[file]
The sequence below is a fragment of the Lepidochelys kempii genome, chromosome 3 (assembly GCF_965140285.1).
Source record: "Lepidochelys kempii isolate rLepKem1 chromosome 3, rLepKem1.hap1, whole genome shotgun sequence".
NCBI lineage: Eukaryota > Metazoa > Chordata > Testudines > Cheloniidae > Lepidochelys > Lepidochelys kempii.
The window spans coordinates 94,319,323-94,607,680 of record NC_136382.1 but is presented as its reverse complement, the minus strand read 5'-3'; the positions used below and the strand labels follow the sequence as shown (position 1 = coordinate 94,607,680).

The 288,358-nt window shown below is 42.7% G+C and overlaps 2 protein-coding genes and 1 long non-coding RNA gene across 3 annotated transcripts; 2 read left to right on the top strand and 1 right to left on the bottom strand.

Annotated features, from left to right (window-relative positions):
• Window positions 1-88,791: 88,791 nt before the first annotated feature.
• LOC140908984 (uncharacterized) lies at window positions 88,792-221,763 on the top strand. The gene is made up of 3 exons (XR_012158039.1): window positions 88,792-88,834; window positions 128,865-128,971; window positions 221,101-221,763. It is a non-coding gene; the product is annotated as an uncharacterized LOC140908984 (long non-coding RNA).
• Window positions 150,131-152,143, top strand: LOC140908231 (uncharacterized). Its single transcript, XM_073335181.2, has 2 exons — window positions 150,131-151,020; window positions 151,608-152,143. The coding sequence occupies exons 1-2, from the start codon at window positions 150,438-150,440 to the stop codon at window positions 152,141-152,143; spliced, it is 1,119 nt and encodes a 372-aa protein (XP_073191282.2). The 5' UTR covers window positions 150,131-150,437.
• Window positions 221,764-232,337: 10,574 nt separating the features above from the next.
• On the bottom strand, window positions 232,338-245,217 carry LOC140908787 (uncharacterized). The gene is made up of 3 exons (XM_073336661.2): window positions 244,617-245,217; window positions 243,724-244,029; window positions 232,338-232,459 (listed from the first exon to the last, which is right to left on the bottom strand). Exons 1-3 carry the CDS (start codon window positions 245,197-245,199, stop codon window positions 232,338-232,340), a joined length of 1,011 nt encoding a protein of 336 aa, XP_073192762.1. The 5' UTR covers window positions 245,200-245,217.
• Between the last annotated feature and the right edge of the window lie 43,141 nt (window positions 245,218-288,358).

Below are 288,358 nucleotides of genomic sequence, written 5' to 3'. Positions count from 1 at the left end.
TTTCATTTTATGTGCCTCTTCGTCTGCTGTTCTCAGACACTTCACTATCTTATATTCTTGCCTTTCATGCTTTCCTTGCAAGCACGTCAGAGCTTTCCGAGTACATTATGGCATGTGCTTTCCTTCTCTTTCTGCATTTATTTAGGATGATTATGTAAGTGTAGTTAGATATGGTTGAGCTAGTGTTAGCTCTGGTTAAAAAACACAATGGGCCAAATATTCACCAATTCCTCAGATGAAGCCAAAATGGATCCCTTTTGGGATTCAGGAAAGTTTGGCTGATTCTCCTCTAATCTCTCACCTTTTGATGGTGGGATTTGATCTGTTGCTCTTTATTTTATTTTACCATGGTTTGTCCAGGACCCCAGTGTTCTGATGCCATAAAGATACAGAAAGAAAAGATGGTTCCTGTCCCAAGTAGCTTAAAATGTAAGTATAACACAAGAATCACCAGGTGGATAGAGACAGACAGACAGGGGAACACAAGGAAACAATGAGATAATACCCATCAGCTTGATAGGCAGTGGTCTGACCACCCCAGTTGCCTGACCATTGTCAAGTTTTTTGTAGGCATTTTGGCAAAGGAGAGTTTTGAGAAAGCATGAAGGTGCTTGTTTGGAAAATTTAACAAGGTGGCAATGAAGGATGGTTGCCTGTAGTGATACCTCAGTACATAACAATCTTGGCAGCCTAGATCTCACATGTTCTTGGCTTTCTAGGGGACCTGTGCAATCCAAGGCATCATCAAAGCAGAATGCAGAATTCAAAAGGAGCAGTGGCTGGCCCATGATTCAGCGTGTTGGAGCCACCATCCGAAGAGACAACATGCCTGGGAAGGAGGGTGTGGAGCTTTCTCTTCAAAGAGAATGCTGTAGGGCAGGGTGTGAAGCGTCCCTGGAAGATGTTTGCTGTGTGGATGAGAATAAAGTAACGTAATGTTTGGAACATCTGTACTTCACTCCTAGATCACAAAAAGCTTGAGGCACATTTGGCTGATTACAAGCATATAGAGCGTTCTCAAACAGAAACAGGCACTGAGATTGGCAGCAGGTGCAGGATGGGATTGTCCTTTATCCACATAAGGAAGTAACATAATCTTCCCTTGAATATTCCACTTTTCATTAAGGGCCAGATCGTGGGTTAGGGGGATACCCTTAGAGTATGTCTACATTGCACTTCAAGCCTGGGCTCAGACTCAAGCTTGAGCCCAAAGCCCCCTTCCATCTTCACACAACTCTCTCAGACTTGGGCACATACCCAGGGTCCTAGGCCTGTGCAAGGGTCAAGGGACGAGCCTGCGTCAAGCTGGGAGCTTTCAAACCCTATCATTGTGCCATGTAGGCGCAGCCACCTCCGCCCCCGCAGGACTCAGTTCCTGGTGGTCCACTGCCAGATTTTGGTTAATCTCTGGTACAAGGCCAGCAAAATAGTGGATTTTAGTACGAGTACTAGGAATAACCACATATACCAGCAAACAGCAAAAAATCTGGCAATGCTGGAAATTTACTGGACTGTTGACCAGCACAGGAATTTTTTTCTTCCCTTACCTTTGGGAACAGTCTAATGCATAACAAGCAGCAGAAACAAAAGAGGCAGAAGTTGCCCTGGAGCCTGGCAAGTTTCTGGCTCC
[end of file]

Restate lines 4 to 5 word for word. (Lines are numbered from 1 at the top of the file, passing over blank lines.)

The window spans coordinates 94,319,323-94,607,680 of record NC_136382.1 but is presented as its reverse complement, the minus strand read 5'-3'; the positions used below and the strand labels follow the sequence as shown (position 1 = coordinate 94,607,680).

The 288,358-nt window shown below is 42.7% G+C and overlaps 2 protein-coding genes and 1 long non-coding RNA gene across 3 annotated transcripts; 2 read left to right on the top strand and 1 right to left on the bottom strand.